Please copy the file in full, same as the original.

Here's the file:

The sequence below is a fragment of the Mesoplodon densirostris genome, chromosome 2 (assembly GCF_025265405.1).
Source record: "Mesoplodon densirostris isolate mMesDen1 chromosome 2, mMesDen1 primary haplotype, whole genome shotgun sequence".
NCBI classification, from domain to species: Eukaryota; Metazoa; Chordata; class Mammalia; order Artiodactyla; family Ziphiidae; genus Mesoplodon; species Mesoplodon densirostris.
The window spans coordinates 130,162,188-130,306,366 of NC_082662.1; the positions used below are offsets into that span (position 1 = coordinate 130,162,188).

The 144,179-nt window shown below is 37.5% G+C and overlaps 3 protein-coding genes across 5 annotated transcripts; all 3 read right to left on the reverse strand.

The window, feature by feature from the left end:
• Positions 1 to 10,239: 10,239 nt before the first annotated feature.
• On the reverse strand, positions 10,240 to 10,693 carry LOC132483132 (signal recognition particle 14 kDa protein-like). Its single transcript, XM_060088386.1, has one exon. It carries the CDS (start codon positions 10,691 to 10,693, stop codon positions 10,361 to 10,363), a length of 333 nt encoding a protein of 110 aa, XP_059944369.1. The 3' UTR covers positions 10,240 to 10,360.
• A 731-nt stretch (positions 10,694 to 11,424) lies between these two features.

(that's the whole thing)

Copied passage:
The sequence below is a fragment of the Mesoplodon densirostris genome, chromosome 2 (assembly GCF_025265405.1).
Source record: "Mesoplodon densirostris isolate mMesDen1 chromosome 2, mMesDen1 primary haplotype, whole genome shotgun sequence".
NCBI classification, from domain to species: Eukaryota; Metazoa; Chordata; class Mammalia; order Artiodactyla; family Ziphiidae; genus Mesoplodon; species Mesoplodon densirostris.
The window spans coordinates 130,162,188-130,306,366 of NC_082662.1; the positions used below are offsets into that span (position 1 = coordinate 130,162,188).

The 144,179-nt window shown below is 37.5% G+C and overlaps 3 protein-coding genes across 5 annotated transcripts; all 3 read right to left on the reverse strand.

The window, feature by feature from the left end:
• Positions 1 to 10,239: 10,239 nt before the first annotated feature.
• On the reverse strand, positions 10,240 to 10,693 carry LOC132483132 (signal recognition particle 14 kDa protein-like). Its single transcript, XM_060088386.1, has one exon. It carries the CDS (start codon positions 10,691 to 10,693, stop codon positions 10,361 to 10,363), a length of 333 nt encoding a protein of 110 aa, XP_059944369.1. The 3' UTR covers positions 10,240 to 10,360.
• A 731-nt stretch (positions 10,694 to 11,424) lies between these two features.